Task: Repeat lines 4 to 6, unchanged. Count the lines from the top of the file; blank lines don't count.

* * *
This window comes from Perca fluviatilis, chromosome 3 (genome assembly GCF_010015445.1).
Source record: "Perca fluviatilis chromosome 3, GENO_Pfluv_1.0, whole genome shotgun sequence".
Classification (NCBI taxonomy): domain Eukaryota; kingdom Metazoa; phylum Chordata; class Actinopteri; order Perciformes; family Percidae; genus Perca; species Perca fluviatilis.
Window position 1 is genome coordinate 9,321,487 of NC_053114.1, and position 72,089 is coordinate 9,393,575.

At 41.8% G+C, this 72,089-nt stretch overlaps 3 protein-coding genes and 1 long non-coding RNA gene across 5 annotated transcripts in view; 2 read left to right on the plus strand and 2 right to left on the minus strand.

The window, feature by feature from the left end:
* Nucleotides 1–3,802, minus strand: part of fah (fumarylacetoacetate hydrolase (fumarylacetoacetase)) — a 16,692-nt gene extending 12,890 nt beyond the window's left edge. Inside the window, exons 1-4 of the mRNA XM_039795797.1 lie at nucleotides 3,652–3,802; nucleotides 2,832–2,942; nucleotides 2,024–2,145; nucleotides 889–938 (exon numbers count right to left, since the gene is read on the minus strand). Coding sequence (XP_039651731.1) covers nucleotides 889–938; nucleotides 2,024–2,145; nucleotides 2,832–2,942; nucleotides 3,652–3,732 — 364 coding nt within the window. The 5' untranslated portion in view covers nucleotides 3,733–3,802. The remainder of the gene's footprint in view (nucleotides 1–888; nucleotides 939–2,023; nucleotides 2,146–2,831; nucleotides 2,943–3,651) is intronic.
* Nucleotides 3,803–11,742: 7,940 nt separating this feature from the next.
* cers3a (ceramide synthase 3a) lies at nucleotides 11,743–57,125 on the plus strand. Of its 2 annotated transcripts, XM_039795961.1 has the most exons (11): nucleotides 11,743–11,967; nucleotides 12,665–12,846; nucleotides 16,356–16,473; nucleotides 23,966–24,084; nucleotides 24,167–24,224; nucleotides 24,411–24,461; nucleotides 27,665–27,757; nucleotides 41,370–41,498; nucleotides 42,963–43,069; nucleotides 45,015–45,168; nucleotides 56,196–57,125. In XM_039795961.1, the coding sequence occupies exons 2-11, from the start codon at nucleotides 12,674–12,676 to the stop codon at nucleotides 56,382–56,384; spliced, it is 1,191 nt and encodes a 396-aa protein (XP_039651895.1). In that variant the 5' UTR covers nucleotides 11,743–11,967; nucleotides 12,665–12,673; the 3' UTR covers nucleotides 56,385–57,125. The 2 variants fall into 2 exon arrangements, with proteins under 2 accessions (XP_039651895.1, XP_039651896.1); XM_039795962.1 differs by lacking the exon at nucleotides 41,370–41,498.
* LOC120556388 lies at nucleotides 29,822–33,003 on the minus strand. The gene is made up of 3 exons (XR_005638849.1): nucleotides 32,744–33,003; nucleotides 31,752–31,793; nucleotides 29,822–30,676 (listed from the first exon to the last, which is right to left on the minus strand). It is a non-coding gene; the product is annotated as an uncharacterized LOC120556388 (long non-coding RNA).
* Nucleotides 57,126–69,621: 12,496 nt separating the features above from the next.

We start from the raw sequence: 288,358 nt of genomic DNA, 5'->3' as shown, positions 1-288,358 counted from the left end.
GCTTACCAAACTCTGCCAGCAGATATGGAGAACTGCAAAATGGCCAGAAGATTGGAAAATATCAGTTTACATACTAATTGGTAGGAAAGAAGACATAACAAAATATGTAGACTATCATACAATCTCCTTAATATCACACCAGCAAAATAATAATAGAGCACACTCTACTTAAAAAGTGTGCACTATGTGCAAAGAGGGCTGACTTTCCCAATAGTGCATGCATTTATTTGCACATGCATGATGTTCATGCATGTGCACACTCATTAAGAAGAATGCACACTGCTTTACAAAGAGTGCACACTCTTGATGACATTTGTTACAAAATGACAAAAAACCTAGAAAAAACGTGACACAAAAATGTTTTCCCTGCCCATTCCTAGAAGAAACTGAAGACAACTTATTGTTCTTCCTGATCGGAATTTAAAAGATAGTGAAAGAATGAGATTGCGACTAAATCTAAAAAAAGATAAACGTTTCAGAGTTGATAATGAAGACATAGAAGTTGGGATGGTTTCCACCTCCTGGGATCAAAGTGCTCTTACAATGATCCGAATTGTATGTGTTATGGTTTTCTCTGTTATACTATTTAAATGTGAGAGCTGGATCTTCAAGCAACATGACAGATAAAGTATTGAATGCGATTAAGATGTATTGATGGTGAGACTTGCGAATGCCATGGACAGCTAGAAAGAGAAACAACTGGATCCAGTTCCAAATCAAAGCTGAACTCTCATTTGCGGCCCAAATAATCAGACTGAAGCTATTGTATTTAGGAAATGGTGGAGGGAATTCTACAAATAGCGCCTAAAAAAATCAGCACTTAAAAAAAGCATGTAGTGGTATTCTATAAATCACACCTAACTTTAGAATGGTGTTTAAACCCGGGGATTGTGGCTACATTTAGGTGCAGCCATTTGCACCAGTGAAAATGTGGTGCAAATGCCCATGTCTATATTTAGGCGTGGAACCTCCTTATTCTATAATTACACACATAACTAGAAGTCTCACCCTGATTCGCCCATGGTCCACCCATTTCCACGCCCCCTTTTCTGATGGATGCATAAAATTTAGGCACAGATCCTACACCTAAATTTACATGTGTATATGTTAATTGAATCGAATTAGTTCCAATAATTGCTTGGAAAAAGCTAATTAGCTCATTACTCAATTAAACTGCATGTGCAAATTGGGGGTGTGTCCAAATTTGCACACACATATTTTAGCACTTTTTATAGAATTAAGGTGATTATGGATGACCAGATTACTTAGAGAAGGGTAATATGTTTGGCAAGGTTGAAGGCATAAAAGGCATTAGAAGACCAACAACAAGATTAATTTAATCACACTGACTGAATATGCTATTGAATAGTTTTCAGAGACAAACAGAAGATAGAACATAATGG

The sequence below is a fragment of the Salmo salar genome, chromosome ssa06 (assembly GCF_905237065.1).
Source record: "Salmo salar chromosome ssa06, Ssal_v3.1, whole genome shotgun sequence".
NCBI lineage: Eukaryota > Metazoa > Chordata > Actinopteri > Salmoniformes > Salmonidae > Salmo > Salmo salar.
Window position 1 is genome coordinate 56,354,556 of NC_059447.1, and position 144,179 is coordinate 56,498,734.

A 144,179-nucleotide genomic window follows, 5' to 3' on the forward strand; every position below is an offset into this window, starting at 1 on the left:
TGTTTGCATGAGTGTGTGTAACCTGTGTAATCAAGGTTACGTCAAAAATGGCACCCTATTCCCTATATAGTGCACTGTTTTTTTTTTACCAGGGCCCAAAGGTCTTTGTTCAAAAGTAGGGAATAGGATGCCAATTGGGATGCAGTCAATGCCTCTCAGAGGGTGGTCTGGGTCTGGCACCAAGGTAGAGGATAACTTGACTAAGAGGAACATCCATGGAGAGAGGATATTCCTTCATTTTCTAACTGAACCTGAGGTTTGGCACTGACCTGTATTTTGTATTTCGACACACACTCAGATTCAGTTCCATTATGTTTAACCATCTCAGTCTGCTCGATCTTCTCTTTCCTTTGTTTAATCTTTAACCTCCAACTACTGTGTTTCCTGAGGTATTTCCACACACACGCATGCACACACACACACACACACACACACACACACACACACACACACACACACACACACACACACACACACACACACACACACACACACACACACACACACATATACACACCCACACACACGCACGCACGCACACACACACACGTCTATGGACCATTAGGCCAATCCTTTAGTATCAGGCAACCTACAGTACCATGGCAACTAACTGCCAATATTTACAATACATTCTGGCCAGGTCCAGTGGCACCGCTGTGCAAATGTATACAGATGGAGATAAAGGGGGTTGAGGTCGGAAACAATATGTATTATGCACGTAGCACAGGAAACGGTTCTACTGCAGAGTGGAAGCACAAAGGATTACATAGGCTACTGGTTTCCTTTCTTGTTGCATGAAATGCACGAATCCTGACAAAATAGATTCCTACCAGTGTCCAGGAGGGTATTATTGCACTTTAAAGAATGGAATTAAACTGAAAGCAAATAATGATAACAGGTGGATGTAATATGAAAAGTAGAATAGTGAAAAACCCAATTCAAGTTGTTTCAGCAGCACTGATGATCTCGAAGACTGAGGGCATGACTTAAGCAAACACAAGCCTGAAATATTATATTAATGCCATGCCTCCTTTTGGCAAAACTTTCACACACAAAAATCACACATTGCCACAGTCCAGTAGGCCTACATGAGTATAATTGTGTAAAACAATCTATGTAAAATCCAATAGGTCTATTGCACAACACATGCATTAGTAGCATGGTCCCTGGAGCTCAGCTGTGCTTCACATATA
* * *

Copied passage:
Window position 1 is genome coordinate 9,321,487 of NC_053114.1, and position 72,089 is coordinate 9,393,575.

At 41.8% G+C, this 72,089-nt stretch overlaps 3 protein-coding genes and 1 long non-coding RNA gene across 5 annotated transcripts in view; 2 read left to right on the plus strand and 2 right to left on the minus strand.

The window, feature by feature from the left end: